The prospect of starting a new business venture with a partner can be exciting and also nerve-wracking. With the best intentions in the world, your combined talents and shared aspirations and goals seem like the perfect springboard from which to launch your business together. However, partnerships are complicated relationships that often cause conflict without contracts and agreements explaining obligations and responsibilities. In this article, 50/50 profit sharing agreement, we take a look at this arrangement and assess the process and mechanism involved.
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Typical terms of the agreement
Each partner will share equally in any profit and be jointly liable for any loss generated from the business. In addition, each partner has an equal say in managing the business. This means that all decisions should be made together.
When entering such an agreement, consideration needs to be given as to what the parties will be bringing to the table. It is worthwhile spending some time at the beginning of the venture in order to establish and make clear what the parties will be responsible for. It may be the case that one party provides the finance and the other the expertise.
In any business partnership, you can divide the profits and losses in any way you want. The important issue is that all the partners agree on the ratios and sign a contract stating so. In a 50/50 profit sharing agreement, the profits are spit equally.
Major terms to include in a 50/50 partnership agreement include the name of the partnership, specific contributions by each partner to the partnership, each partner’s authority to bind the partnership to debt or contracts, specific duties of each partner, how to resolve disputes and how decisions are to be made. Each term does not require an equal split between partners but the profit/loss will be shared 50/50.
Implications for running the business
Your profit-sharing agreement should set out how the parties will be paid. For example, you might agree to a base salary and calculate profits after that is paid. All rules relating to the profit-sharing agreement should be written out. It would also be prudent to include a clause that ensures that one of the partners can’t take a loan out of the profits or make other expenditures without the full agreement of all the partners. Terms that spell out the dissolution of the partnership also should be included in the profit-sharing agreement.
A profit-sharing agreement should reference all parties involved by name and address at the top of the contract. You should write the name of the business you’re forming at the beginning of the agreement as well as the purpose of the business. Include references as to the date that the agreement is established as well as how long it’s expected to last. It is also important to note which bank account any profits will be deposited in and when these payments are due to take place.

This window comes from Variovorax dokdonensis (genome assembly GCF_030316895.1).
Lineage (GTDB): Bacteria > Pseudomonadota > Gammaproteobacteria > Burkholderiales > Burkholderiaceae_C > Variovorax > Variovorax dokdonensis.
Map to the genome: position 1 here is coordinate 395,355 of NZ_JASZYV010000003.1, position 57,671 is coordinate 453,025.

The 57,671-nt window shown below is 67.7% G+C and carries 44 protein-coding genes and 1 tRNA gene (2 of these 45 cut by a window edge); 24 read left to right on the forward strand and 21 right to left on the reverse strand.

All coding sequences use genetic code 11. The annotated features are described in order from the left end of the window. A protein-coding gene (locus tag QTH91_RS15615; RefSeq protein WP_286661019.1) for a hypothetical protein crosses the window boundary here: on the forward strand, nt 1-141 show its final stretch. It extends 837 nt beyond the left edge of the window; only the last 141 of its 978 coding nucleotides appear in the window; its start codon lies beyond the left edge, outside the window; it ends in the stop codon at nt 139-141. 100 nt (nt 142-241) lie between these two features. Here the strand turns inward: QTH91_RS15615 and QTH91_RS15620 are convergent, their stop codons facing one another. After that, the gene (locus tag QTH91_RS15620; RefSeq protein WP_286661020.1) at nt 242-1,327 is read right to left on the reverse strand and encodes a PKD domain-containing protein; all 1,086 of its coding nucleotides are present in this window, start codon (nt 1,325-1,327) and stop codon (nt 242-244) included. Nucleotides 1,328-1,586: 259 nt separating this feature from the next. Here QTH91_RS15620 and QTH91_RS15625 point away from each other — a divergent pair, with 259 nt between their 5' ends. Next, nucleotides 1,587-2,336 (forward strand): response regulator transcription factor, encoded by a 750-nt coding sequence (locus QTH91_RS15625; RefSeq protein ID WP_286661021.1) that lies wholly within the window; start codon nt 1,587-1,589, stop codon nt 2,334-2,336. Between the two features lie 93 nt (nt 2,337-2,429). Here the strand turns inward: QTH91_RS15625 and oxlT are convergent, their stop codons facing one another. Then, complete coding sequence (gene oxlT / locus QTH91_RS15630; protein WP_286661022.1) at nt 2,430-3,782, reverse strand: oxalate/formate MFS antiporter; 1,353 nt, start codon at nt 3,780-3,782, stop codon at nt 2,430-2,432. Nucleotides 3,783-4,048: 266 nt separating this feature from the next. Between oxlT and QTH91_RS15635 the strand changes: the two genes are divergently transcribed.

A profit-sharing agreement usually includes restrictions as to what each partner can do with company resources. It also spells out the steps you need to take in the event that one of the partners dies. For example, you may write in the agreement that the remaining partners have the first option of buying out the remaining portion of the business from the estate of the deceased partner. You can place restrictions on the estate in the agreement that limit the estate’s involvement in the business.
Alternatively, you may include restrictions on how the remaining partner liquidates the business and distributes the profits. The main objective of the agreement is to cover every possible scenario in your original contract to avoid disputes and to continue operating smoothly in any event.
Are there any other points to consider?
There are some downsides to a 50/50 profit share agreement. This is highlighted when the parties disagree on a particular decision. Vital business decisions often get delayed when partners fail to reach an agreement.
Partners in a 50/50 partnership often reduce their ownership percentage to 49 percent each and give the 2 percent to a third trusted party. This third party has the deciding vote when the two majority partners cannot reach a decision. The law has remedies for 50/50 partnerships that cannot reach a material agreement and the business comes to a standstill. When this happens the court steps in and liquidates the assets of the business.
How we can help
We have a proven track-record of helping clients drawing up a 50/50 profit sharing agreement. We will guide you through the process and ensure all checks are carried out swiftly and efficiently and we firmly believe that with the right solicitors by your side, the entire process will seem more manageable and far less daunting.
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It is important for you to be well informed about the issues and obstacles you are facing. However, expert legal support is crucial in terms of saving you money and ensuring you achieve a positive outcome.
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